“Ma” is an integral part of the Japanese psyche and culture. “Ma” — the space around, the space between. The fullness of silence. The shadows that determine light’s quality and form. Without “Ma” life crushes upon itself, filling us with anxiety and fear.

Ma in Traditional Arts

Noh theatre is considered a supreme artistic expression of Ma, combining all aspects in a single refined performance. Senu tokoro ga omoshiroki is an expression the Japanese use to describe Noh theatre, meaning what the actor does not do is interesting. Noh epitomizes the dynamic balance between object and space, action and inaction, sound and silence, movement and rest. Former director of the Japan Foundation New York, Isao Tsujimoto talks about the concept of Ma as an ‘intrinsic sense’ in Japanese culture, seen in all aspects of life, from the arts to every day conversation.

In the art of Ikebana space is an essential component and often the focal point of an arrangement. It is viewed as ‘invisible energy’ that gives life to the form. Space is carefully shaped by the placement of materials. Arrangements excel in forming a unique interplay between the two. When observing Ikebana, one is encouraged to step back to appreciate the whole form — only then does the individual notice the delicate interaction between all parts. In a time of increasing demands, requiring quick reactions, Ikebana reminds all to slow down, to fill time and space, not with things, but with meaning and purpose.

In Japanese poetry Ma suggests a pause in time — it takes the mind to the moment that inspired the poet, suggesting that one contemplates that moment, experiences it fully. For example, the term ko-no-ma, meaning ‘among trees’ sets a vivid scene, yet at the same time the moment is open for individual interpretation.

In the art of sumi-e brush painting large areas of space are intentionally left unpainted. Proficiency lies not only in mastering the form of the characters, but also in the relationship between form and non-form. The dimension of time is key in the appreciation of sumi-e artwork. Traces of movement and the speed of the brush are valued as the marking of rhythm in time. Vast empty space enhances the energy that rides within every brush stroke.

Ikebana, the Japanese art of flower arrangement, and celebrates its role in bringing nature, art, and harmony into the home.

Ma in Architecture

In the architectural context Ma refers to the dimension of space between the structural posts of an interior. The layout is intentionally designed to encompass empty space — energy filled with possibilities. The traditional teahouse is a definitive example of Ma in architectural design. There are no decorative fixtures or ornaments. The structural walls alone set the foundation for life to perform. The emptiness of the interior enhances appreciation for the ephemeral experiences that pass through — the momentary gatherings of people and objects. This is a wonderful way to look at a home, free from material attachment, the walls are merely walls — it is about the life that occupies the space.

In London in 2014 The Royal Academy of Arts hosted a series of large-scale interior installations centred around the concept of Ma. Japanese architect Kengo Kuma, along with some of the creative architectural minds from around the world, utilized space and light to create sensory areas of space for viewers to experience.

The tearoom is 4–1/2 tatami mats or approx. 9' square. The interior includes a closet kitchen (mizuya) and an alcove for displaying art (tokonoma). The tea house is enclosed by sliding shoji doors and surrounded by a veranda (engawa).

Ma in Religion

Mitsuru Kodama, a professor at Nihon University, argues that the Japanese concept of space derives from two foundational traditions: Shinto (an indigenous spiritual tradition in Japan) and Buddhism (imported from mainland Asia).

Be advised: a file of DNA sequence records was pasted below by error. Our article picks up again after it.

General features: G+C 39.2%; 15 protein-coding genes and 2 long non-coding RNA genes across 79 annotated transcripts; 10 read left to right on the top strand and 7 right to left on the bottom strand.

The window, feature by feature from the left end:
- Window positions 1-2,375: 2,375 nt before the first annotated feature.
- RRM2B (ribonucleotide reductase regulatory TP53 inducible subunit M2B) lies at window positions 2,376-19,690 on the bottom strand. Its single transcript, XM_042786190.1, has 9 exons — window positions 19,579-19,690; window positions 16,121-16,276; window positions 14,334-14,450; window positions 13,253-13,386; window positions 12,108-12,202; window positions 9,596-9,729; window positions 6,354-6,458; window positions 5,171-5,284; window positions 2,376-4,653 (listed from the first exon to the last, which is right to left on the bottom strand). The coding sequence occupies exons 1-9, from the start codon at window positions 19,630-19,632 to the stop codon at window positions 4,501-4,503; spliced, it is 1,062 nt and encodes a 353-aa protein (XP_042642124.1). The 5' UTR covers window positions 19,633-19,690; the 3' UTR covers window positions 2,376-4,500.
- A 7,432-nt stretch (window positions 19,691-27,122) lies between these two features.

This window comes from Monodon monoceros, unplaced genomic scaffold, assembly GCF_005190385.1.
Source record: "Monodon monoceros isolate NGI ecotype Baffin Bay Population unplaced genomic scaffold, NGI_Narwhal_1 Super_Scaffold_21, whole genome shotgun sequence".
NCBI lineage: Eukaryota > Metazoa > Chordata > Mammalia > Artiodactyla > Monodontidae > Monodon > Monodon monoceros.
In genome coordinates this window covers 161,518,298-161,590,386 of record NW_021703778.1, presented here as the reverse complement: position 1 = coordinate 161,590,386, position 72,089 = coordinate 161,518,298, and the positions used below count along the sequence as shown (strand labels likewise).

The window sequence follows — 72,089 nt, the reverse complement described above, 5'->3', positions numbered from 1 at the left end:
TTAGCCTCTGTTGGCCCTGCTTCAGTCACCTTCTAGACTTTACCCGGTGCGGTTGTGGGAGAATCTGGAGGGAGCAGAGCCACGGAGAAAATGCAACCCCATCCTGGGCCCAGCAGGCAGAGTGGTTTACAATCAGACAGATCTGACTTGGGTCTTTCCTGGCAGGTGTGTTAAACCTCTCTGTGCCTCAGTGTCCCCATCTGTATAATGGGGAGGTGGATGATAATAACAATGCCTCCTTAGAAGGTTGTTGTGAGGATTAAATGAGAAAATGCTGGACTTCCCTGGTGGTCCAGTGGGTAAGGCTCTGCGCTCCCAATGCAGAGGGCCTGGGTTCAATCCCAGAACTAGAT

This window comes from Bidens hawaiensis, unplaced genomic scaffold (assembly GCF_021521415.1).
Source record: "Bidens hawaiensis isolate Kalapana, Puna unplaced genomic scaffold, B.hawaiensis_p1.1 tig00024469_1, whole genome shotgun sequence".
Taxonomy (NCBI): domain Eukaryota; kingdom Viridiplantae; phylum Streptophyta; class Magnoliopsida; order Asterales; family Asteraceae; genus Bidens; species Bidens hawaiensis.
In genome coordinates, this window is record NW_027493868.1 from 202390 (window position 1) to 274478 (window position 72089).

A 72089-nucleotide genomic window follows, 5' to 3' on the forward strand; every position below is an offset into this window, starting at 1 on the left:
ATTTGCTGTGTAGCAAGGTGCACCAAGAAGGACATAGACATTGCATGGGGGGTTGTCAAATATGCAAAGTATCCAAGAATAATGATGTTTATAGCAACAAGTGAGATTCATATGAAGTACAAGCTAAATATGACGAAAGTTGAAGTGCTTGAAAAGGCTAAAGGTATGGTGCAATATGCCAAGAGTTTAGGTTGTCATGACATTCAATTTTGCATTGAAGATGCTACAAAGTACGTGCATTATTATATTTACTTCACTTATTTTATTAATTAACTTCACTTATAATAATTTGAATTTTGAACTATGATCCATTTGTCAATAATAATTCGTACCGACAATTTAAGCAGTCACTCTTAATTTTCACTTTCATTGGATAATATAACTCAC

From Shinto came the high value placed on harmony in relationships and a focus on the connections — spoken and unspoken — that ties people together. From Buddhism came the ideas of emptiness and selflessness. These concepts “entail not engaging in any fixed ideas or actions,” Kodama says. Even the word for person in Japanese, ningen, reflects differences in how interactions and identity are understood. The first part (nin) represents a human being, and the second (gen) stands for space, or in-between. The understanding of a person isn’t distinct and atomistic, but rather is made up of the connections and relationships that people form as they interact with each other.

Ma in Your Life

As a philosophical concept Ma relates to our intrinsic need as humans to identify with purpose, to aspire and personify our lives. Ma is the space within which we exist, the space we originate and evolve from — it begins as a void of meaning — the meaning is to be created by the individual as well as the group.

The key point to take away from the concept of Ma is to take the time and space to step back, think and see from the whole perspective. Not only does this lead to growth and progress as an individual, it reminds one that actions play a role in shaping a shared world. It is all too easy to become swept up in those small insignificant distractions that sway an individual off course, preventing them from truly thinking for themselves or leading one to only think of themselves. All life begins with the same void of meaning — and everyone has the power to shape their own time and space with lasting purpose. This is ultimately where fulfilment is found.

Thinking about spaces in a more ‘Japanese’ way can open up new ways of organizing life and focusing on the relationships that matter to each one of us. Japanese people have at least four different words for “space,” most of them quite different from their English equivalent. These are: building spaces that deepen relationships (wa), generating new knowledge (ba), connecting to the work around us (tokoro), and all moments of quiet and integration (ma). Understanding each of these individual concepts of space can truly enrich one’s experience of the world and gain a much greater insight into the Japanese mind.

The design of the Zen garden is very deliberate. The garden itself has 15 large stones and it was designed so that only 14 stones will ever be visible at once. The philosophy behind this is that once one reaches enlightenment then the 15th stone will become visible.

Author, Cross-cultural specialist, PR consultant, devoted family man, love great food and travel plus baseball and gardening enthusiast